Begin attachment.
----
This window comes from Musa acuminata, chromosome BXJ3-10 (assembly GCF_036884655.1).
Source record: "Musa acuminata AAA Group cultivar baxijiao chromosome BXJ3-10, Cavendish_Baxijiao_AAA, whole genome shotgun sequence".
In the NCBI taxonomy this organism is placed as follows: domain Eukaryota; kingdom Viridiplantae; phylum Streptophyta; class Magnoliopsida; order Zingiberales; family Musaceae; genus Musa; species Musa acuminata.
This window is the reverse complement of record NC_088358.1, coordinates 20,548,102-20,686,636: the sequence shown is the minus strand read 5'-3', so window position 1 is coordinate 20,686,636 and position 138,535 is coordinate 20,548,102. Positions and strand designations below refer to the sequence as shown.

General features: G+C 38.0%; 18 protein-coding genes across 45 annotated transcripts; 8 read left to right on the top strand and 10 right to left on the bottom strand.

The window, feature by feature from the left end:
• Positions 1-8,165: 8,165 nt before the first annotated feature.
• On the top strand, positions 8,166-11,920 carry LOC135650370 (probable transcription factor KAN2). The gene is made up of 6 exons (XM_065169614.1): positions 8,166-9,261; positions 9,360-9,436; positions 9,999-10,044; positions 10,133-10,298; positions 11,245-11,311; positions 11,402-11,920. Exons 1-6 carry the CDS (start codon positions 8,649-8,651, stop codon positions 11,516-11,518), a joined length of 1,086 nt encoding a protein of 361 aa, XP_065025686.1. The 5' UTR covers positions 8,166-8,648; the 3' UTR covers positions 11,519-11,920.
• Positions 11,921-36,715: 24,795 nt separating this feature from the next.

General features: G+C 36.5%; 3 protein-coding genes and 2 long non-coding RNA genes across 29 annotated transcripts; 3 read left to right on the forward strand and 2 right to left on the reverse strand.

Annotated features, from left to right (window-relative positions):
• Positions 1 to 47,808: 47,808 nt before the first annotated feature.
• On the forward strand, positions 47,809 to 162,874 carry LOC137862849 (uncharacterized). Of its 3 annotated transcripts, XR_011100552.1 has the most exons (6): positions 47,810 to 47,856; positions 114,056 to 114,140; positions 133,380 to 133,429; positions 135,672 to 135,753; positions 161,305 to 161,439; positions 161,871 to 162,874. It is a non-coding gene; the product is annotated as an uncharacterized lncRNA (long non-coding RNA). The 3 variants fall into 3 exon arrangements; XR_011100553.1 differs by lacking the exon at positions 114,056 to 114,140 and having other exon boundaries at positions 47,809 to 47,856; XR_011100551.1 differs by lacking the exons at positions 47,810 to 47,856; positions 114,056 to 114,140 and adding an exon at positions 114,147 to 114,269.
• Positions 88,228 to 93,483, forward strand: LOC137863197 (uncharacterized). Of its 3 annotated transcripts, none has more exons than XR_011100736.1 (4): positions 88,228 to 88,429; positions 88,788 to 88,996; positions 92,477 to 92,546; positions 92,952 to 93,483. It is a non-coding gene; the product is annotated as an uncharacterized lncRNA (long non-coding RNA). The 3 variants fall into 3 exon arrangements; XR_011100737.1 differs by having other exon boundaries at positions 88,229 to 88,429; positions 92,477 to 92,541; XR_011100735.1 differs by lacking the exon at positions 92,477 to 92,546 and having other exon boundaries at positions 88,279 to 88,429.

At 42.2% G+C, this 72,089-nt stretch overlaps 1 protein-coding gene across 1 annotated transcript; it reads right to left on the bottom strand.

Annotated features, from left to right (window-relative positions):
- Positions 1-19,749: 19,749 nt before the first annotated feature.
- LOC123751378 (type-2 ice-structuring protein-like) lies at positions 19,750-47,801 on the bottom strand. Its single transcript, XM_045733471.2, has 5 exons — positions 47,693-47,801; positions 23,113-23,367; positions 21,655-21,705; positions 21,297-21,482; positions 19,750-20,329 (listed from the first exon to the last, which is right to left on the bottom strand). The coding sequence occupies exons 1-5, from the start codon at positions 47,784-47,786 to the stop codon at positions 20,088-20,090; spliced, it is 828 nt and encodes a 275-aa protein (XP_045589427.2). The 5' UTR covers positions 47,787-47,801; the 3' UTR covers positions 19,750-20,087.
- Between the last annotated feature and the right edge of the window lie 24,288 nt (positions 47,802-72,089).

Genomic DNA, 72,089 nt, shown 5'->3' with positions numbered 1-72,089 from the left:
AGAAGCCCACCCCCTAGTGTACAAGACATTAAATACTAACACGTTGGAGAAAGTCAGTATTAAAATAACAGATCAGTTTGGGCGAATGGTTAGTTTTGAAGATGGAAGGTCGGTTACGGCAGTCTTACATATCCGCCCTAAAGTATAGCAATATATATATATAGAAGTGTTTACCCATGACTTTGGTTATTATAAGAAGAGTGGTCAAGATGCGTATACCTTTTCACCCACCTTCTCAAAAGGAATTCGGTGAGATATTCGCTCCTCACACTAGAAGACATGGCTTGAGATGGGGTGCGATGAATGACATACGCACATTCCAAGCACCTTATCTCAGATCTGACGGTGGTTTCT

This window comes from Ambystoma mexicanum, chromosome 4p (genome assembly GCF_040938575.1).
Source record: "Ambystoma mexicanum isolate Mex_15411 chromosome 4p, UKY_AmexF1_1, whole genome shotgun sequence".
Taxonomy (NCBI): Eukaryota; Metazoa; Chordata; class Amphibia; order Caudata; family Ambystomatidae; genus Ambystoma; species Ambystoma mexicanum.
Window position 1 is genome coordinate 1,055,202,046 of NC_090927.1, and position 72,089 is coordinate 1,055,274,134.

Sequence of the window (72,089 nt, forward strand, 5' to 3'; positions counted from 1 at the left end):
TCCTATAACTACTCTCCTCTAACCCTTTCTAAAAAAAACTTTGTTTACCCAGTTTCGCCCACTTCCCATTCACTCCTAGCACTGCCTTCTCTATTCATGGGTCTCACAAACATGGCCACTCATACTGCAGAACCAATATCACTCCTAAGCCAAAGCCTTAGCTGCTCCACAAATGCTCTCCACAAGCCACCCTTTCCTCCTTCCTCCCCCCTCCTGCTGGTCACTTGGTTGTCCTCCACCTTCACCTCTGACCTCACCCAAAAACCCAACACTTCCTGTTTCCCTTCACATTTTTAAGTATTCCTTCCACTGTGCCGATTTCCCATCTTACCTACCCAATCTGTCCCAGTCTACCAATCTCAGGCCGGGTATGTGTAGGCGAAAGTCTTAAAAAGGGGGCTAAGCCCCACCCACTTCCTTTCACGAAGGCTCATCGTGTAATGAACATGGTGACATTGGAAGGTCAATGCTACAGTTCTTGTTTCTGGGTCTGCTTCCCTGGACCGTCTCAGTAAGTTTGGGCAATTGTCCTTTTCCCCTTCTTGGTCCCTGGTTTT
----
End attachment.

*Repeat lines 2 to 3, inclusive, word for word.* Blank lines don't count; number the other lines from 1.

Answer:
Source record: "Musa acuminata AAA Group cultivar baxijiao chromosome BXJ3-10, Cavendish_Baxijiao_AAA, whole genome shotgun sequence".
In the NCBI taxonomy this organism is placed as follows: domain Eukaryota; kingdom Viridiplantae; phylum Streptophyta; class Magnoliopsida; order Zingiberales; family Musaceae; genus Musa; species Musa acuminata.